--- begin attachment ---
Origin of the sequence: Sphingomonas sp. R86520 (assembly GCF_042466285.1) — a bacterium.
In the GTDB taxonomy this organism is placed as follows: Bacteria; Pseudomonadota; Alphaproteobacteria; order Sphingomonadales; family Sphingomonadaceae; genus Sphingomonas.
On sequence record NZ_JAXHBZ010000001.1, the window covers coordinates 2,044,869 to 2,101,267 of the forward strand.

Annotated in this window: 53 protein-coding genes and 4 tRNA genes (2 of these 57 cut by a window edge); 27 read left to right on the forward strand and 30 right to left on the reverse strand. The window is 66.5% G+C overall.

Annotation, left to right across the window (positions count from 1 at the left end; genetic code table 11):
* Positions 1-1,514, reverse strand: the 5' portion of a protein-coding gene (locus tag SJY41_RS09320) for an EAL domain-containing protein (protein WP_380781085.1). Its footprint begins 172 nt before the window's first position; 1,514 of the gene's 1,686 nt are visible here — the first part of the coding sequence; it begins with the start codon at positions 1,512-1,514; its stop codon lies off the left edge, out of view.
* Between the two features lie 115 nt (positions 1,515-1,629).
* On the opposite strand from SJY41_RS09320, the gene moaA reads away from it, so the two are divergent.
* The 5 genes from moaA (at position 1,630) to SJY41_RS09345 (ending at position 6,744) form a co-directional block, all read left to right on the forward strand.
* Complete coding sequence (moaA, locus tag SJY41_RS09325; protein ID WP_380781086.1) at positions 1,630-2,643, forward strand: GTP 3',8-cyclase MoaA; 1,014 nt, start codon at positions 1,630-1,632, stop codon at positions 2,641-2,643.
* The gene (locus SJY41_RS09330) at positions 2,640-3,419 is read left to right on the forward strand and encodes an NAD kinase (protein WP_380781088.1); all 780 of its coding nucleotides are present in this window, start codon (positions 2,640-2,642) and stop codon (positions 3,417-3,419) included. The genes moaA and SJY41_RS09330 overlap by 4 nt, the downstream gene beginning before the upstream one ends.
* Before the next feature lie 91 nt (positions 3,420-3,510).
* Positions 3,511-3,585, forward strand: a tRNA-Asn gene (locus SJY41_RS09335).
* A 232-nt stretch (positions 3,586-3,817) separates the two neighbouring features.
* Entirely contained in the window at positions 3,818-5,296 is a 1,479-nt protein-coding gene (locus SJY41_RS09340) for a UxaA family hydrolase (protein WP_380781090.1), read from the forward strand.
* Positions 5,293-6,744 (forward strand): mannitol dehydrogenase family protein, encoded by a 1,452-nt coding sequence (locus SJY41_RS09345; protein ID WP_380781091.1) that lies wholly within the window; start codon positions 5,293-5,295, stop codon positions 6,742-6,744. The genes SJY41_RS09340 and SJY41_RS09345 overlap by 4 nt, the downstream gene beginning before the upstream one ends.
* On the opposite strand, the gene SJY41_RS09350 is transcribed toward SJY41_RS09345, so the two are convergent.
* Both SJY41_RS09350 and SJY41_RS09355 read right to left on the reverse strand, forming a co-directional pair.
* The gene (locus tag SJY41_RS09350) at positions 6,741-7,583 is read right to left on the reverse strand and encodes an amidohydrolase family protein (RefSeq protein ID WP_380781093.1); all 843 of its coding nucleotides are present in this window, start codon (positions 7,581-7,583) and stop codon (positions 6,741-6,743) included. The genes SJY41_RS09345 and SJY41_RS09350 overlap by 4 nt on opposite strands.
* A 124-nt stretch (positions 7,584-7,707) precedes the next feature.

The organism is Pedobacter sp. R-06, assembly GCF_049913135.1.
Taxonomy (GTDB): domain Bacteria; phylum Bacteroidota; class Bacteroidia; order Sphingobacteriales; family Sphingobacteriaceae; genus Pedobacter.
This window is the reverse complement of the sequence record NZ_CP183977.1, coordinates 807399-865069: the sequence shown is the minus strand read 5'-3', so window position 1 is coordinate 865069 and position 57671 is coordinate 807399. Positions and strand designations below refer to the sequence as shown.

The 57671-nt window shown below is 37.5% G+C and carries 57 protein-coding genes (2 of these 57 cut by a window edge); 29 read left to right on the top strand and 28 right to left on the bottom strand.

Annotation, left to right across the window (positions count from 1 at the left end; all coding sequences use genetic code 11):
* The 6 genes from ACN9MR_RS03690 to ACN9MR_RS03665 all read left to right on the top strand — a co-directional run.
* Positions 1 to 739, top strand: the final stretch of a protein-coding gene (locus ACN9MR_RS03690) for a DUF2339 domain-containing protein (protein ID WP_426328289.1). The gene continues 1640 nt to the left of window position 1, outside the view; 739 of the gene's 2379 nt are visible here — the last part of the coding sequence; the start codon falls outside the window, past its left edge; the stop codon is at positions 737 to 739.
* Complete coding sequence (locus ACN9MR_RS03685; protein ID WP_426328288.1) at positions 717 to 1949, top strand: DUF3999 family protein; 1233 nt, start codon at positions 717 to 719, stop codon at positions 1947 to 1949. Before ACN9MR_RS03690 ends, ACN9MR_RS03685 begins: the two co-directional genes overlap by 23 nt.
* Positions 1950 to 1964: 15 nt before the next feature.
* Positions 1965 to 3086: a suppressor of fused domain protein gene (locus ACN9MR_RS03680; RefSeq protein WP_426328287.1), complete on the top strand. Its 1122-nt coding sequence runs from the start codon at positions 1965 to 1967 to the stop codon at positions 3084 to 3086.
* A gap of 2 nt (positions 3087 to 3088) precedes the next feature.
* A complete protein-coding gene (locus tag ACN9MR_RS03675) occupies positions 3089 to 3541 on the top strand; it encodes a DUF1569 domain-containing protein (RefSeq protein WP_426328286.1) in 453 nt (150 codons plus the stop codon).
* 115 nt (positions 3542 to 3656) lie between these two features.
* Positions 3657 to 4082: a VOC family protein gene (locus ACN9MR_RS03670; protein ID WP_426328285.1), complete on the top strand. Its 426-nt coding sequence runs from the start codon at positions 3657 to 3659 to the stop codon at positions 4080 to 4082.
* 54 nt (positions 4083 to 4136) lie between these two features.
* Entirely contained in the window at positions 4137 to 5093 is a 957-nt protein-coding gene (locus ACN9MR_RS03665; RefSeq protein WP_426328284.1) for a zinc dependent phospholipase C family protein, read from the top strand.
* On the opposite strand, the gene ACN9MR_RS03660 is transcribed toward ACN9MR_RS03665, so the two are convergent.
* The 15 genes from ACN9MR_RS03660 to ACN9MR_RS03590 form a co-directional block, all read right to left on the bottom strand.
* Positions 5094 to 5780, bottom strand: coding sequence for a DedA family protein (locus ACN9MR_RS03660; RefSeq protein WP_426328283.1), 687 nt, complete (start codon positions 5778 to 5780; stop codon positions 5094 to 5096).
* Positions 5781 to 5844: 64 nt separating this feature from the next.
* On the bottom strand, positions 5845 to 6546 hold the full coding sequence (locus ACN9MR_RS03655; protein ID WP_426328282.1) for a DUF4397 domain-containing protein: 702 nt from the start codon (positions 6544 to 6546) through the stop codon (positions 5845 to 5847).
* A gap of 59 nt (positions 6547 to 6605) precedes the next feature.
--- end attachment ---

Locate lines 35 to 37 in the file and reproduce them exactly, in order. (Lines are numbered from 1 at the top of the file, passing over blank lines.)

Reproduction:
* 54 nt (positions 4083 to 4136) lie between these two features.
* Entirely contained in the window at positions 4137 to 5093 is a 957-nt protein-coding gene (locus ACN9MR_RS03665; RefSeq protein WP_426328284.1) for a zinc dependent phospholipase C family protein, read from the top strand.
* On the opposite strand, the gene ACN9MR_RS03660 is transcribed toward ACN9MR_RS03665, so the two are convergent.